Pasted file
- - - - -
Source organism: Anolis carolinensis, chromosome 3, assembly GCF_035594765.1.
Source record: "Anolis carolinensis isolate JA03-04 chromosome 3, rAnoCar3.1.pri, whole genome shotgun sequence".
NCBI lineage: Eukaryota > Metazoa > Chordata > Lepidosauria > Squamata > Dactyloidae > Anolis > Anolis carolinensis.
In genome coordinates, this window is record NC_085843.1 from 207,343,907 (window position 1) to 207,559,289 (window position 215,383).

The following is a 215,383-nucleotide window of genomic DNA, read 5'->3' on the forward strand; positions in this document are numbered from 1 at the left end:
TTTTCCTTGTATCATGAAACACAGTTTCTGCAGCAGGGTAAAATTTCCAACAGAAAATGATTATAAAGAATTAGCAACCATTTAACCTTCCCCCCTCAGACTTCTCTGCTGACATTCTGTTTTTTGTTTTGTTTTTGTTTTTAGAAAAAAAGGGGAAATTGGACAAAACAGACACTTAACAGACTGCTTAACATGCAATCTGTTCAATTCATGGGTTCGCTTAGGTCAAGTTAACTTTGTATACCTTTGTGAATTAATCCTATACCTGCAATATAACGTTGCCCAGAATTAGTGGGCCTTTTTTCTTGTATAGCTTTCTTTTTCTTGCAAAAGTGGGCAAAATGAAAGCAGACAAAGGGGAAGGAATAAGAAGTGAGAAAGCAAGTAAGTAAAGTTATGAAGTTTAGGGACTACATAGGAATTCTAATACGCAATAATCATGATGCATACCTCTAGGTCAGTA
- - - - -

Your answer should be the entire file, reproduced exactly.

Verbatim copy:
Source organism: Anolis carolinensis, chromosome 3, assembly GCF_035594765.1.
Source record: "Anolis carolinensis isolate JA03-04 chromosome 3, rAnoCar3.1.pri, whole genome shotgun sequence".
NCBI lineage: Eukaryota > Metazoa > Chordata > Lepidosauria > Squamata > Dactyloidae > Anolis > Anolis carolinensis.
In genome coordinates, this window is record NC_085843.1 from 207,343,907 (window position 1) to 207,559,289 (window position 215,383).

The following is a 215,383-nucleotide window of genomic DNA, read 5'->3' on the forward strand; positions in this document are numbered from 1 at the left end:
TTTTCCTTGTATCATGAAACACAGTTTCTGCAGCAGGGTAAAATTTCCAACAGAAAATGATTATAAAGAATTAGCAACCATTTAACCTTCCCCCCTCAGACTTCTCTGCTGACATTCTGTTTTTTGTTTTGTTTTTGTTTTTAGAAAAAAAGGGGAAATTGGACAAAACAGACACTTAACAGACTGCTTAACATGCAATCTGTTCAATTCATGGGTTCGCTTAGGTCAAGTTAACTTTGTATACCTTTGTGAATTAATCCTATACCTGCAATATAACGTTGCCCAGAATTAGTGGGCCTTTTTTCTTGTATAGCTTTCTTTTTCTTGCAAAAGTGGGCAAAATGAAAGCAGACAAAGGGGAAGGAATAAGAAGTGAGAAAGCAAGTAAGTAAAGTTATGAAGTTTAGGGACTACATAGGAATTCTAATACGCAATAATCATGATGCATACCTCTAGGTCAGTA